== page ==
Ajman: At first glance, the room inside the Ajman Police Social Centre looks like a play room. The decor is child-friendly, the colours bright and appealing. A child is busy playing and there’s no telling an interrogation session is under way. But that’s precisely what the exercise is about.
While this room is dedicated to children under 10, another is for juveniles under 18. The children are at ease, play a game, do some drawings or watch TV in between their conversations with specialists.
In an exclusive interview with Gulf News, Captain Wafa Khalil Al Hosani, Director of Social Centre at Ajman Police, explained how the police handle these cases with utmost care.
“As many as 18 police specialists [15 female and three male] in child psychology assist in the interrogation of a child in a stress — free environment,” she said.
Capt Al Hosani said when police bring kids in for questioning, they use special interrogation tactics.
The specialist sits in a separate room behind a panel while the child plays in another room, engaged in different activities.
The specialist can see the child and monitor his/her movement which can produce evidence against defendants.
Capt Al Hosani said the interrogation rooms help police in obtaining statements from children in an easy way that takes into account their privacy and respects their humanitarian and social situation.
She added that Ajman Police offer specialised investigators who are able to deal with children’s issues with high professionalism.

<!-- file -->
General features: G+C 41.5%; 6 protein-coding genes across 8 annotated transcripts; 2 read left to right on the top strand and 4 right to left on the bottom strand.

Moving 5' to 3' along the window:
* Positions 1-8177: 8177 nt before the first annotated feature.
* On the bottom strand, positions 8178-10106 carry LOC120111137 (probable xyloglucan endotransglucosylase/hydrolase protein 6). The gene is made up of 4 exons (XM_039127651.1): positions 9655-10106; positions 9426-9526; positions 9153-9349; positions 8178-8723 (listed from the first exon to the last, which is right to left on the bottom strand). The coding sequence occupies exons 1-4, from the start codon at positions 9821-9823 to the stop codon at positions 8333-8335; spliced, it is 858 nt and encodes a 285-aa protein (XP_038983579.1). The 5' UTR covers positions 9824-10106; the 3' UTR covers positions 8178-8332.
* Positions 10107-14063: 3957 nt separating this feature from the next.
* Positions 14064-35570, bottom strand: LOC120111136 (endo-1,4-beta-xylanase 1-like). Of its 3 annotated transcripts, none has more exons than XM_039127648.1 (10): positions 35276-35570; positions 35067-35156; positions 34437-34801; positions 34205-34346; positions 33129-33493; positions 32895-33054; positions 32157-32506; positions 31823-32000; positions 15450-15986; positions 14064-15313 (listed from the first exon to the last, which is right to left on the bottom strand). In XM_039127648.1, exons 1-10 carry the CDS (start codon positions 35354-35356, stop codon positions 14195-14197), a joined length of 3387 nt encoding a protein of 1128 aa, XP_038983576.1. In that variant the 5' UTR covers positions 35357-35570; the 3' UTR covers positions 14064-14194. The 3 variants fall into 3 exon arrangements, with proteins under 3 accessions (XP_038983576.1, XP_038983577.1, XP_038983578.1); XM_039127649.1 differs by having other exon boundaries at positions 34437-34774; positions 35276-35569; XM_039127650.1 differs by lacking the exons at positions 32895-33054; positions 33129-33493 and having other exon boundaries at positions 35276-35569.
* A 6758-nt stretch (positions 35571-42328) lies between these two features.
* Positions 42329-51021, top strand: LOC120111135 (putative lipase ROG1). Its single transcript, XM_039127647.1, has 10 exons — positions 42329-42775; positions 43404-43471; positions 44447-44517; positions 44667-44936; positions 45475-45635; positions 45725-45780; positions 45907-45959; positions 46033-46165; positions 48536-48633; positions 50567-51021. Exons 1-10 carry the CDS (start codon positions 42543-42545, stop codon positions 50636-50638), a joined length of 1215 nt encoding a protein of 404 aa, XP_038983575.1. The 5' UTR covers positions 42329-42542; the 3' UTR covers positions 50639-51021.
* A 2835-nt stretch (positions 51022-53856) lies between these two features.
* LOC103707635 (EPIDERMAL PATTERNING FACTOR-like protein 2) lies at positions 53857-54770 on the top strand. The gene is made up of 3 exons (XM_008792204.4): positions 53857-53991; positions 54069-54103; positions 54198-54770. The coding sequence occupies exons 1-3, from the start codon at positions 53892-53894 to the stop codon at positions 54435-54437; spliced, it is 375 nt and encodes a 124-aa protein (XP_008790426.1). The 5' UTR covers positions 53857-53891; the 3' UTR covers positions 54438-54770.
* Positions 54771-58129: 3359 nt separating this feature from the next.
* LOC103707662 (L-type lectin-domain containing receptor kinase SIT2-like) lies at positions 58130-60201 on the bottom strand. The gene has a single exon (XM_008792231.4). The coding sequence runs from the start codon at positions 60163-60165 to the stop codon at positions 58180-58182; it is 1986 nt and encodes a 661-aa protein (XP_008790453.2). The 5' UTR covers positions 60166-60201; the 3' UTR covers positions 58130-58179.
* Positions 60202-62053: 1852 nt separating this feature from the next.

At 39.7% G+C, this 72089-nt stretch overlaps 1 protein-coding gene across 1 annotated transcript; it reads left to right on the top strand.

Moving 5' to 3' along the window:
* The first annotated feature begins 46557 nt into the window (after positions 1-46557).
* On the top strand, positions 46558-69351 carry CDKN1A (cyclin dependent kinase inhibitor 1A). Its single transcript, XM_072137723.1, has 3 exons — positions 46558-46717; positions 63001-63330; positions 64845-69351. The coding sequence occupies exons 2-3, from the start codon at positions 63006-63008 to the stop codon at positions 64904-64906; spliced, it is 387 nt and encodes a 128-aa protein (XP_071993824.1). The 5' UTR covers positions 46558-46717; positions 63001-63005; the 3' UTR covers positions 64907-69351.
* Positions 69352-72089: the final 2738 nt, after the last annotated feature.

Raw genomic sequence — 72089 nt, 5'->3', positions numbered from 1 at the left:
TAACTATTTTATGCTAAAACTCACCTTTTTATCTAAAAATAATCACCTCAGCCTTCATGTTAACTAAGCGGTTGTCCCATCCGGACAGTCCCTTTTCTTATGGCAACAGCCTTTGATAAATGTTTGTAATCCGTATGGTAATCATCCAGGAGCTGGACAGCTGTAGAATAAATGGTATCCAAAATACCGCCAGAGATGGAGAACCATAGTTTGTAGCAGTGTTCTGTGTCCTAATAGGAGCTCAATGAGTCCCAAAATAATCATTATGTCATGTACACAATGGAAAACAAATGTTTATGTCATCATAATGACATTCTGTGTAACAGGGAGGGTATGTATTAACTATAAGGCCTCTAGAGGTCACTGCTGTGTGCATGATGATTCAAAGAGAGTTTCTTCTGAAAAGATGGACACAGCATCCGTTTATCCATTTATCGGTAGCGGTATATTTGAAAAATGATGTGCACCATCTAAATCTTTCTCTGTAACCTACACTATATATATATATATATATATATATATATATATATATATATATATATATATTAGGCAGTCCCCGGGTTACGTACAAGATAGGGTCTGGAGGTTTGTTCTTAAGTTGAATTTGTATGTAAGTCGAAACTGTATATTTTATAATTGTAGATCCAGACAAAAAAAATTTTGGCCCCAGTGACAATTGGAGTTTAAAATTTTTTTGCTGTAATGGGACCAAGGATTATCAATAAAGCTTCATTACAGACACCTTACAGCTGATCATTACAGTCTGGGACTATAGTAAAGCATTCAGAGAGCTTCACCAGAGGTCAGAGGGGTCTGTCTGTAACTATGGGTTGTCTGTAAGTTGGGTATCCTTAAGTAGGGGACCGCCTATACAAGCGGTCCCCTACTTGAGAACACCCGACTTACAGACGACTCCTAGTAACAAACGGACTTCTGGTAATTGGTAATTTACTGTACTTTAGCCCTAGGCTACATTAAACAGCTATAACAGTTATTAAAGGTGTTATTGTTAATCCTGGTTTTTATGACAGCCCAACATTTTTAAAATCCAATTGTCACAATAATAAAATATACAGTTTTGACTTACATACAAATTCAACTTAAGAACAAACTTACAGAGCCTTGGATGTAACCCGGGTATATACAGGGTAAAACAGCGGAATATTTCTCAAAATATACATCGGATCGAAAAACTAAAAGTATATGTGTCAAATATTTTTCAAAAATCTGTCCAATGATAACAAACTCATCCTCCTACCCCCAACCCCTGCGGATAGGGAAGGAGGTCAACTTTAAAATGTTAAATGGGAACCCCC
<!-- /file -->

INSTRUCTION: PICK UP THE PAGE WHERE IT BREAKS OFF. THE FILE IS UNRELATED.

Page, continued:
She said that special mechanisms are used to collect the statement in a scientific manner that takes into consideration the age of the children.
Specialists interrogating the children will rely on what parents suspect — like bullying or sexual abuse.
“This initiative has two aspects. Following an event, children will no longer have to visit police stations to give their statements but instead will be brought to social centre [villa] with their parents, which helps them stay relaxed,” she said.
She said the rooms are equipped with special tools utilising electronic programmes that help in obtaining accurate statements from children. There is no limit in time to interrogate a child.
In the case of the juveniles, specialists even visit them at home to uncover the truth.
The fact that the centre has not referred any case that has come to it to the court speaks volumes for the success of its strategy. The Social Support Centre at Ajman Police has investigated and examined 25 child and juvenile cases since the beginning of 2019, till the first week of March, as compared to 25 cases in 2018 and 176 in 2017. In 10 cases, official documents and passports were issued, and school admission facilitated in five others.
In one case, a woman contacted the centre from outside the country via WhatsApp, begging to see her children as she had not sees them for five months.
The woman told officers that she could not come to the country. Officers arranged for the mother to see her children by via a video conference.
The mother, who talked to her children, was very grateful.
Sometimes, the centre even issues a visa for the mother or father [if they are outside the country ] to come to the UAE, arrange for their accommodation and enable them to spend time with their children.
In one case, the police managed to convince a father, who had abducted his nine — year-old daughter from the UAE to his home country, to return with the child, settle a marital dispute with his wife and hand the girl over to her.
The centre can be contacted at 06-748 4844 or 050-897 3223 (24 hours)